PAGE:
“The ONLY judge of what makes ‘good’ and ‘bad’ marketing is the market itself, and the only vote that matters is the vote a customer makes with their wallet. Reactions to a selling approach in the conference room are OPINIONS, reactions to a selling approach in the market are FACTS. While we can use accumulated experience to form better opinions, ultimately marketing decisions should be based on the facts learned from controlled testing in the market.”

Replace conference room in that quote with opinion poll, focus group, or any other method where people aren’t ponying up their hard-earned cash to get their vote tallied… And the lesson applies.

Aside from my main point today, it’s worth noting that it doesn’t matter one bit what people say they want the subtitle of your book to be on Facebook. What matters is what they actually respond to when they’re browsing on Amazon.com, or wherever else they’re making a buying decision on your book.

And so if you want to figure out what the best book title or subtitle will be — DON’T ask people to give their opinion on Facebook! (As an aside, I just got my copy of Ryan Levesque’s book Ask which does detail a much more sophisticated way to use surveys to figure out what people will buy. Considering there’s $100 million in results backing it up… Well, I’m not against ALL surveying — but a quick opinion poll on Facebook will NOT tell you what people are most likely to buy.)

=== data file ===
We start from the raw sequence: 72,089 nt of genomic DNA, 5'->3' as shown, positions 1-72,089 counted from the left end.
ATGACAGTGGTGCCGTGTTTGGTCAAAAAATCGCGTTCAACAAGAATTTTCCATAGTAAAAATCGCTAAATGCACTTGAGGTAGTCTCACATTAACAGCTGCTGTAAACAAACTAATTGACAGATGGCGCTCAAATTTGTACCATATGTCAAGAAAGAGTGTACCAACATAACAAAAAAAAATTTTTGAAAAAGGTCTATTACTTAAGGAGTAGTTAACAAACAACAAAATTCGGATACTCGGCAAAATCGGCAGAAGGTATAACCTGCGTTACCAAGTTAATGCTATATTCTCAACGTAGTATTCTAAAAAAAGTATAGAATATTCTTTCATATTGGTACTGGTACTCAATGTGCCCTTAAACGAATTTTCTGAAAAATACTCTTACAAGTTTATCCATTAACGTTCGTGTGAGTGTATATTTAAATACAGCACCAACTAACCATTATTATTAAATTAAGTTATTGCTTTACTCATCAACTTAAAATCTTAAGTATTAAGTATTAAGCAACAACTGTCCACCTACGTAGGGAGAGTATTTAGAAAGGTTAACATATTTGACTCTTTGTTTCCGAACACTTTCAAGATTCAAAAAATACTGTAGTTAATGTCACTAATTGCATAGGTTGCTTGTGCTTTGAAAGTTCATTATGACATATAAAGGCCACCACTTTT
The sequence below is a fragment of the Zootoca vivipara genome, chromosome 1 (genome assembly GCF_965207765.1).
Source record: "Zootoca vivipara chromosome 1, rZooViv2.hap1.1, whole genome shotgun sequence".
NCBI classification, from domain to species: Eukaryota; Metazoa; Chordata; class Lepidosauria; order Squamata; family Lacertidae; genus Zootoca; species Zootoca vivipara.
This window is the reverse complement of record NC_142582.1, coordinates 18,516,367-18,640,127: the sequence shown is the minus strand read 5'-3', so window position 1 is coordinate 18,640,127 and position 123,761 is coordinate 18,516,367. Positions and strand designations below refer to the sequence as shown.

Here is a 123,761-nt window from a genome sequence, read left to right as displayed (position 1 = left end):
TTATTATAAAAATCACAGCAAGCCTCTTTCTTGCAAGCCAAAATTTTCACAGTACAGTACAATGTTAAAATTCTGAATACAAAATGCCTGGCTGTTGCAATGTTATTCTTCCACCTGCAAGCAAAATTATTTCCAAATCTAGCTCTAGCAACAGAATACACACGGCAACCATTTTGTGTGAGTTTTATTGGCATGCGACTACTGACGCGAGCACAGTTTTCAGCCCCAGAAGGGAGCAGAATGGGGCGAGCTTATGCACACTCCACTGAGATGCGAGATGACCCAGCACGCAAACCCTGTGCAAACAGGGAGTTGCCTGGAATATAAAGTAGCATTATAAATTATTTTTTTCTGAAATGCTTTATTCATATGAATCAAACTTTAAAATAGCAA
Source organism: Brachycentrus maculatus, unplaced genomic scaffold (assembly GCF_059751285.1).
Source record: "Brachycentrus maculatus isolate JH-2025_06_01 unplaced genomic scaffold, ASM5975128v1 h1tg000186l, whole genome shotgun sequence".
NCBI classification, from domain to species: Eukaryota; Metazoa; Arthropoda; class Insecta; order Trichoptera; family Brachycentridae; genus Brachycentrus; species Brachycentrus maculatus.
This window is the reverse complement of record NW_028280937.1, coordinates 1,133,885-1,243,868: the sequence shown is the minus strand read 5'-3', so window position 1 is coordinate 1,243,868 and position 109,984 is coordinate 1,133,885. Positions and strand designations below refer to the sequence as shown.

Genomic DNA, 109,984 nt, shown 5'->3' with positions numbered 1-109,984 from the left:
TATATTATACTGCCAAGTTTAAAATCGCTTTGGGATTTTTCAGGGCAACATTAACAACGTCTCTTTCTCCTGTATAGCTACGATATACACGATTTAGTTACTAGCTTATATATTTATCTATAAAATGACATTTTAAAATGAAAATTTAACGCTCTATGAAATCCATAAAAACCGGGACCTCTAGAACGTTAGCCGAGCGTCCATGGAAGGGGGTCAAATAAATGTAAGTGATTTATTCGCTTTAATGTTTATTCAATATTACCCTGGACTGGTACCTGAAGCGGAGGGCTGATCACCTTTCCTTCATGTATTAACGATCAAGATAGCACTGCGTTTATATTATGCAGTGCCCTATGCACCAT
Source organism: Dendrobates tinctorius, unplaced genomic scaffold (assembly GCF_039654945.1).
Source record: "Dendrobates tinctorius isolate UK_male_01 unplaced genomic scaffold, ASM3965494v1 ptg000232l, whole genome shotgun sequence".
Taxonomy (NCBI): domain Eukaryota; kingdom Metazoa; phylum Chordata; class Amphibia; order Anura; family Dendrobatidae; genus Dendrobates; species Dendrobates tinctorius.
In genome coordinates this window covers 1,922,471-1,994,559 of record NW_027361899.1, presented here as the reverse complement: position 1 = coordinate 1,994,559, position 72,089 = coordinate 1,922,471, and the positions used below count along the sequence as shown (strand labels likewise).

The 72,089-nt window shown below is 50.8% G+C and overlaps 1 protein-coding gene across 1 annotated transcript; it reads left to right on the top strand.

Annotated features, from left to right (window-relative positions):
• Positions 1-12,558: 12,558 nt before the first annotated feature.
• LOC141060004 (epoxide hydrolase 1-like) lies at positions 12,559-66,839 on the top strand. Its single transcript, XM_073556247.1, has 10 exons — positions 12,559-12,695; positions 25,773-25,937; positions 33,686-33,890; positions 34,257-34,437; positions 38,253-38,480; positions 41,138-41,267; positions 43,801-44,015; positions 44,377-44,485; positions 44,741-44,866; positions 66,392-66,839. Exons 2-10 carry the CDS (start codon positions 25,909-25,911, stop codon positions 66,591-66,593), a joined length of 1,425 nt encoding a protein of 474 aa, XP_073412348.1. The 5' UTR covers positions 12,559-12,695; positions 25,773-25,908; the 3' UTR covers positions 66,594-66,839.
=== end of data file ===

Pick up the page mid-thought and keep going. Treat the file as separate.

Now, here’s how I voted on this guy’s book subtitles, and why…

And I was very clear about this…

I told him my favorite was the one and only of the three that offered a specific time frame to get the desired benefit.

While all three were mostly interchangeable with relatively minor differences, only one gave a time frame for expecting the result the book promised.

Why was this so important to me?

Well, I’ve spent the last 10 years paying attention to things like test results, market trends, and so on. I’ve accumulated a treasure-trove of these little “do this, not that” best practices in my head, based on specific, measured sales performance.

And there was one that immediately popped to mind when I was given this choice of subtitles. I’d been listening to a podcast a few months ago (wish I could remember which one), and the guest in the interview was someone who’d basically been unable to keep a job, so he started writing how-to manuals and publishing them through Kindle.